“In Bangladesh, they don’t care about your background. Admission into a public medical college does not depend on my parents’ income. Money is a big factor in determining which institutions you get accepted to abroad. Here, I’m studying alongside students from many diverse backgrounds but we all have two things in common, we want to become doctors, and we aced the admission exam,” she said.

Dola appreciates the number of chances Bangladesh gives you. “The five years in Bangladesh were hard. Competing with the memorisation abilities of the brilliant and dedicated Bangladeshi students took adjustment. However, you can take as long as you need and can afford to pass. Unless you sign yourself out, you won’t be expelled from medical college,” she said.

Dola is now back in America. When asked about whether her degree from Bangladesh puts her at a disadvantage, she shared that in America, the USMLE, which is the licensing exam to practise in America, is incorporated into the medical school curriculum. Dola has to take a couple of years to prepare and sit for the three steps.

The pathway to getting an MBBS degree is divided into four phases, the end of each phase marked by a professional exam. An interesting characteristic of medical colleges is the “item”, which is an oral exam usually taken every single day up until the 4th year. You have to pass all the items to be eligible for a “card” or term exam, and pass 3 term exams and a ward final exam (held third year onwards) to be eligible for professional exams. Passing all four professional exams grants you the MBBS degree.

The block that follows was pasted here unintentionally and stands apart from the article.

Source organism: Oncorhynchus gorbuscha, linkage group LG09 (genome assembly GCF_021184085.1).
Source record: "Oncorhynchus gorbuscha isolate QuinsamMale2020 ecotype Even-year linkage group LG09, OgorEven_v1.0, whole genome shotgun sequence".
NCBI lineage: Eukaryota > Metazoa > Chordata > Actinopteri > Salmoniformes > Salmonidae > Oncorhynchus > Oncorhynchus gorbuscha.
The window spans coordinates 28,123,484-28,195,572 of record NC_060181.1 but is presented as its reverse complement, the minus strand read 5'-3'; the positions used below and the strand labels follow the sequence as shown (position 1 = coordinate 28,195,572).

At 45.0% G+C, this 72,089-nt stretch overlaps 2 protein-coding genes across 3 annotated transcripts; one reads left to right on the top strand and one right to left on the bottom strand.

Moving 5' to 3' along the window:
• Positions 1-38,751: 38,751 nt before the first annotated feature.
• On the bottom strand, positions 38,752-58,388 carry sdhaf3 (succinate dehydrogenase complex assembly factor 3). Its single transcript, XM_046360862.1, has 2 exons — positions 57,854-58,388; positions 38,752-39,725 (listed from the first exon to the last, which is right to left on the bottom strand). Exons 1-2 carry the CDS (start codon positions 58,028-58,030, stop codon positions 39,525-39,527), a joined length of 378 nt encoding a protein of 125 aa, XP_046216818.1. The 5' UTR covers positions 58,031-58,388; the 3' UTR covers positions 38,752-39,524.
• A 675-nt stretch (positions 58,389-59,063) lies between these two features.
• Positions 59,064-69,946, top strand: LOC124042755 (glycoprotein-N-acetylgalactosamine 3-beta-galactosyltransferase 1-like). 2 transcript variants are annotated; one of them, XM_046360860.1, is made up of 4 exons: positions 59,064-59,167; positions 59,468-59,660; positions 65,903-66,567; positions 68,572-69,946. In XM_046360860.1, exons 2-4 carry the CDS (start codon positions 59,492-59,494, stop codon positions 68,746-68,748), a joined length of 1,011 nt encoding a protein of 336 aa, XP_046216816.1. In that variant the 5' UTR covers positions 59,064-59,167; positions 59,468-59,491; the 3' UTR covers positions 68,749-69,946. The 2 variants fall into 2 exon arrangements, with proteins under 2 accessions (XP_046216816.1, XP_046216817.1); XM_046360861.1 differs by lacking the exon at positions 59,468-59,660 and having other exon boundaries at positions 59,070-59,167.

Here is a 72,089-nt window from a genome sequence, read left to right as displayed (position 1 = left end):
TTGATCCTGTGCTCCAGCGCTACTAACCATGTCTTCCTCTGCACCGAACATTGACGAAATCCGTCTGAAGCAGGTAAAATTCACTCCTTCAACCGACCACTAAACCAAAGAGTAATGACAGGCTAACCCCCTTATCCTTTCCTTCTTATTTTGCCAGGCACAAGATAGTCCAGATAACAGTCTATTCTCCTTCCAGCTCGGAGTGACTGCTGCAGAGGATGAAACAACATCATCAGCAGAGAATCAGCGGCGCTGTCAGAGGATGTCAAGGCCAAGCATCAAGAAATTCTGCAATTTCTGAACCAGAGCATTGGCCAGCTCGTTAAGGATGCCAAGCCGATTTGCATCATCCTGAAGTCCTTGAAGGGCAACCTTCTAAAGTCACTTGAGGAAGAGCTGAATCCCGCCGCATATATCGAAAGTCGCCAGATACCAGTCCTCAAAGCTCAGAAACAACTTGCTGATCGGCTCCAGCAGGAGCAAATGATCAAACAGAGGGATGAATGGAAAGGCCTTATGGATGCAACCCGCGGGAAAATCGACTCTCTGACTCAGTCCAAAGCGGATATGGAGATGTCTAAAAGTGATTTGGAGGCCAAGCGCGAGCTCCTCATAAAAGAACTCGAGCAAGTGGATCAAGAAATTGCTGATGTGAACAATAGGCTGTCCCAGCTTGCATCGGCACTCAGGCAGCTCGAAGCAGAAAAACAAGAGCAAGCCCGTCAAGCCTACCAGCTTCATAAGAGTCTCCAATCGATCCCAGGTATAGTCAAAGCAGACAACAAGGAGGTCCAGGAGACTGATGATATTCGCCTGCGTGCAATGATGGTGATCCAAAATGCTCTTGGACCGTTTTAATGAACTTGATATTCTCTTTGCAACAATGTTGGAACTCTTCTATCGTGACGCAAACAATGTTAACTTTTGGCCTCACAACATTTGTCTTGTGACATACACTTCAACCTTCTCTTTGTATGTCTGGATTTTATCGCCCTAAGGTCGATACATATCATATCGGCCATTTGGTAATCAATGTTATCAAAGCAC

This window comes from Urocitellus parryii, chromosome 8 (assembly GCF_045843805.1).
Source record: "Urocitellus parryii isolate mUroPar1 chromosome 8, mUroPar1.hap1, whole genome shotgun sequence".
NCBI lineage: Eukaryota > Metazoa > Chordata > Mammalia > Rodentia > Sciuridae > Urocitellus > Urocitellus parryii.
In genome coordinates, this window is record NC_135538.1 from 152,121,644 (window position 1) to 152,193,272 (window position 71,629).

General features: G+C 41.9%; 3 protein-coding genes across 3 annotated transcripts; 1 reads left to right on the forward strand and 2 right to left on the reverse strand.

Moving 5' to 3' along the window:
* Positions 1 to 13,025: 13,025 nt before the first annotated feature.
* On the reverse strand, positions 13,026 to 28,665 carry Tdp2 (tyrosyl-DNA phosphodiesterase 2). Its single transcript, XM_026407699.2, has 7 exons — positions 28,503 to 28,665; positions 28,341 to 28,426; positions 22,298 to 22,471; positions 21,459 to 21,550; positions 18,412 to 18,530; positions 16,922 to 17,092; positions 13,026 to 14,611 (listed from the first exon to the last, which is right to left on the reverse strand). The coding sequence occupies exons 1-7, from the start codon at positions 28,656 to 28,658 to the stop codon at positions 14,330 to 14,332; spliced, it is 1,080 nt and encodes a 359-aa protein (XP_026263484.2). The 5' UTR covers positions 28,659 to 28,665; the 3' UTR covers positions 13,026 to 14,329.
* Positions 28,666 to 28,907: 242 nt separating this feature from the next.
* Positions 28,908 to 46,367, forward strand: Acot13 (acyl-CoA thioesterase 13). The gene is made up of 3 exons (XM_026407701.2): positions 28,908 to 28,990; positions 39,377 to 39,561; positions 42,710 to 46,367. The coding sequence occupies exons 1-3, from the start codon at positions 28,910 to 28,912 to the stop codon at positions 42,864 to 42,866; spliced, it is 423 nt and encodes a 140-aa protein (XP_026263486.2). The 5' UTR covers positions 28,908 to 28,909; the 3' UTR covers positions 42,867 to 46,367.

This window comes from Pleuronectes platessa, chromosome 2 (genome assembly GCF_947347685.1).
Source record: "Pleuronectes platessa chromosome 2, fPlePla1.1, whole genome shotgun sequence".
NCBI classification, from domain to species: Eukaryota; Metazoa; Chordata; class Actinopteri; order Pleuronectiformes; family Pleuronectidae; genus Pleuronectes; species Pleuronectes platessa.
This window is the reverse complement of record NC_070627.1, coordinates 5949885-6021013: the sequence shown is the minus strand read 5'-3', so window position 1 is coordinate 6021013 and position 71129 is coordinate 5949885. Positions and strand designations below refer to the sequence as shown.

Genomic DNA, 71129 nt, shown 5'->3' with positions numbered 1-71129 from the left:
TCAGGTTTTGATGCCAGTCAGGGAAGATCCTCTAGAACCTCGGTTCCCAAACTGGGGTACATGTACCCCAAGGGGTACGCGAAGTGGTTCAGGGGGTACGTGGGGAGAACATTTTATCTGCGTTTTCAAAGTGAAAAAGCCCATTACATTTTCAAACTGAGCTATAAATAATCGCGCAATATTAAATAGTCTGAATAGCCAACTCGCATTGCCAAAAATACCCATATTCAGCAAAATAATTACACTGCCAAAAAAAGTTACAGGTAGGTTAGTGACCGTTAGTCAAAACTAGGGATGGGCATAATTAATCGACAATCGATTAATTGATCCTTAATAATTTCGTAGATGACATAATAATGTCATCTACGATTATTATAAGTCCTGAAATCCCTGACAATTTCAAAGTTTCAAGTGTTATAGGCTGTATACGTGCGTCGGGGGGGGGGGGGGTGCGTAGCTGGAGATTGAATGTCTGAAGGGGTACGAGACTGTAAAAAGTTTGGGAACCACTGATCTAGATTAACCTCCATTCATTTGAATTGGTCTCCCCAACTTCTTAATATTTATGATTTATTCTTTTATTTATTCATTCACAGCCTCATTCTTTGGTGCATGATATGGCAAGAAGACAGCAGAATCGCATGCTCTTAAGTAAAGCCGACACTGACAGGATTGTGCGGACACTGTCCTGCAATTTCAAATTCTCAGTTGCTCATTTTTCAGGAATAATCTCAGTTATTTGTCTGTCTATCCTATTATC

The fact that all professional exams are conducted by one of four central authorities (depending on the geographical location of a medical college) makes the negative implications surrounding private medical colleges unreasonable. Public and private medical colleges each have their pros and cons, which should be considered to decide which is the right fit for someone.

Bishal Rashid, a student of Uttara Adhunik Medical College, shared how his private medical college benefits him, “In private colleges, exams are taken more regularly and rigorously. A possible reason behind this is that private colleges have more liability to us for the tuition fees and also to the governing body. My friends from public colleges often talk about how items are not taken regularly, but card and term exams do happen, so they have to cram.”

Illustration: Aaqib Hasib


Illustration: Aaqib Hasib

According to Bishal, social implications result in an inferiority complex and lack of morale amongst students from private medical colleges.

Studying a difficult subject like medicine demands that other aspects of life, like accommodation, are well taken care of. When asked about the state of the halls in public medical colleges, Abid shared that conditions are being improved.

“When I first came to DMC, I was assigned to one large room with 12 people, which was upsetting. But two months in, 6 people could move to a different room. As we become more senior, we are assigned to less crowded rooms. Currently, there’s four of us and it’s pretty comfortable. The location of my campus is also nice, with nature and greenery.”

According to Abid, the government has acknowledged the poor conditions of medical halls and is renovating them. The newer medical colleges have been built with nicer halls and facilities.

However, the state of the medical college hospital wards warrants rapid improvement.

“Due to the wards not being able to accommodate the sheer number of patients we receive, it is impossible to properly attend to each patient and maintain proper hygiene. The cramped conditions do not foster a good learning environment,” shared Abid.

It is a given that medicine will come with an intense academic workload, which may imply that only academically oriented people are capable of succeeding. However, it is evident from my conversations with medical students that being completely consumed by studies is unsustainable in the long run. To preserve your mental health, it is important to make an active effort to maintain a work-life balance.